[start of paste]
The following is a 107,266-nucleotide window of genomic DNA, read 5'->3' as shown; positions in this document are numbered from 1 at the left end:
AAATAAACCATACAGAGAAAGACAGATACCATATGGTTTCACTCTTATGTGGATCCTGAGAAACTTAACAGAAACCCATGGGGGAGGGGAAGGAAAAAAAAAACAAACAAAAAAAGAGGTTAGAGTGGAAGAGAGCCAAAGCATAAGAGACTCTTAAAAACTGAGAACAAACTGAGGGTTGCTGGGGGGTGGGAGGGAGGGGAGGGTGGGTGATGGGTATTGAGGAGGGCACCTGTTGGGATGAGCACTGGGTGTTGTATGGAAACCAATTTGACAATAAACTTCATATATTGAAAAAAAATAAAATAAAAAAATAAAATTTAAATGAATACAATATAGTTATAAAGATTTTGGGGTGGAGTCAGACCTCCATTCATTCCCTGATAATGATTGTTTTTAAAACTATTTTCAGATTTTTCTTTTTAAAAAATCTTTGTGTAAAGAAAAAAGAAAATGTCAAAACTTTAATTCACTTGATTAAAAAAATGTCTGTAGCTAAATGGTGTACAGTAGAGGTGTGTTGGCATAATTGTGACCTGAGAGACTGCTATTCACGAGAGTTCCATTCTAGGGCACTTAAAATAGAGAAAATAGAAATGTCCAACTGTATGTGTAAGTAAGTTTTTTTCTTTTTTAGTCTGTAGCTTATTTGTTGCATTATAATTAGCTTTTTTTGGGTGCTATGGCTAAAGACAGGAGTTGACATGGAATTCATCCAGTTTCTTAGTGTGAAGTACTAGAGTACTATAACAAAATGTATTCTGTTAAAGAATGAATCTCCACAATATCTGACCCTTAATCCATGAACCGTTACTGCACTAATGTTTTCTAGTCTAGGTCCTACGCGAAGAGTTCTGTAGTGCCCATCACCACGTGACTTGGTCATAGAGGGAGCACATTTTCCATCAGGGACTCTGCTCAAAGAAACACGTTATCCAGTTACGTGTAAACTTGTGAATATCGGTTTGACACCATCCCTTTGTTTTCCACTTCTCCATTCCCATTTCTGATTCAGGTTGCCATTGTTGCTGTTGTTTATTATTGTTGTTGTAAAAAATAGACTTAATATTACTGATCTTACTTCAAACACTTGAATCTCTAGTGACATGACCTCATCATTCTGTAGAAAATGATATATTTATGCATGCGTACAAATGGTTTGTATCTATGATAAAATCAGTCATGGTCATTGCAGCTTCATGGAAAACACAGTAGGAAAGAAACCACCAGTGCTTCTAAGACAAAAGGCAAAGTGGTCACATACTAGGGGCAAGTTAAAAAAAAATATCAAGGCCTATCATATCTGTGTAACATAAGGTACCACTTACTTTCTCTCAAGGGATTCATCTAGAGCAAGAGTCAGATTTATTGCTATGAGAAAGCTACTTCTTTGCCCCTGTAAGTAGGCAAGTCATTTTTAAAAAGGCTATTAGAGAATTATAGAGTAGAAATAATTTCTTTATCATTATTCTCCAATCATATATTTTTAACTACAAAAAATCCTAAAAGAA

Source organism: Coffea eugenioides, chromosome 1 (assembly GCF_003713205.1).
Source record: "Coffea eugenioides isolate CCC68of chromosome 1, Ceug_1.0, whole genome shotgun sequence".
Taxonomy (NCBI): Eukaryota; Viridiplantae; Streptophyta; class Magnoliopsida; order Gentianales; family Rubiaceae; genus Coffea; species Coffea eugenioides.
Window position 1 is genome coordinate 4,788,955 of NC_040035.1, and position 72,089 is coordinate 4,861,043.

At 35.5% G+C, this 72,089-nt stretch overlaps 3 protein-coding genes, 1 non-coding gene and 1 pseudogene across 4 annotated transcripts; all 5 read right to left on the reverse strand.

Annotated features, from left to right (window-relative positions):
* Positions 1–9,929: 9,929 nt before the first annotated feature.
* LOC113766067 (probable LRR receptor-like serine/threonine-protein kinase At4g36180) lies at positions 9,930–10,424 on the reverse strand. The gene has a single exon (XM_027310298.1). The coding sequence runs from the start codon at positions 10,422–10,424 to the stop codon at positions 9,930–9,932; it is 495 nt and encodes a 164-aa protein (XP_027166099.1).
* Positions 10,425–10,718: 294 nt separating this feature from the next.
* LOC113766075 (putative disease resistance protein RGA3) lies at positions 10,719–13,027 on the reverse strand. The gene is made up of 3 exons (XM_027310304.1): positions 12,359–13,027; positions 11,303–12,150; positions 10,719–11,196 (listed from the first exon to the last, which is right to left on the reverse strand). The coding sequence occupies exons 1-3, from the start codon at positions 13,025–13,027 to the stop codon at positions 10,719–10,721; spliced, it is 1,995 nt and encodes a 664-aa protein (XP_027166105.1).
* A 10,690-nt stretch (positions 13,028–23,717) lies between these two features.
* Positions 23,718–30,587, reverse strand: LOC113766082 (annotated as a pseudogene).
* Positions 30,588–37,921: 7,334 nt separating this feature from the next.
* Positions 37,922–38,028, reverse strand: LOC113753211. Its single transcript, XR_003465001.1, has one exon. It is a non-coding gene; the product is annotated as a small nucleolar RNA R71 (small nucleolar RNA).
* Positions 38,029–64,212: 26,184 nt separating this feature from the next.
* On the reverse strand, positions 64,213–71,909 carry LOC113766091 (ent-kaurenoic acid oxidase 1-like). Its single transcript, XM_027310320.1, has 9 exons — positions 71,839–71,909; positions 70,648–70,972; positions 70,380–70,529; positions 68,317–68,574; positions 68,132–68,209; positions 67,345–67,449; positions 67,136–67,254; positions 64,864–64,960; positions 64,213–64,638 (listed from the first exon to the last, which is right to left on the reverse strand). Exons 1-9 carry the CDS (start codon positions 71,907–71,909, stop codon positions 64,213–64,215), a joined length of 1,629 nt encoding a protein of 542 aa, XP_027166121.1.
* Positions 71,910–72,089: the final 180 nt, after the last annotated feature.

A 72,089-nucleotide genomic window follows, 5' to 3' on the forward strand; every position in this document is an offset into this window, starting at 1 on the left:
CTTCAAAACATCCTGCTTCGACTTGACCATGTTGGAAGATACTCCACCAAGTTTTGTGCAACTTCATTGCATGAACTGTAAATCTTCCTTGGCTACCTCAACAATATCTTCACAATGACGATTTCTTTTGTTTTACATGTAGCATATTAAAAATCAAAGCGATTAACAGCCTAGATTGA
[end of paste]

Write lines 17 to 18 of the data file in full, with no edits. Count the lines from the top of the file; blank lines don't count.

* Positions 38,029–64,212: 26,184 nt separating this feature from the next.
* On the reverse strand, positions 64,213–71,909 carry LOC113766091 (ent-kaurenoic acid oxidase 1-like). Its single transcript, XM_027310320.1, has 9 exons — positions 71,839–71,909; positions 70,648–70,972; positions 70,380–70,529; positions 68,317–68,574; positions 68,132–68,209; positions 67,345–67,449; positions 67,136–67,254; positions 64,864–64,960; positions 64,213–64,638 (listed from the first exon to the last, which is right to left on the reverse strand). Exons 1-9 carry the CDS (start codon positions 71,907–71,909, stop codon positions 64,213–64,215), a joined length of 1,629 nt encoding a protein of 542 aa, XP_027166121.1.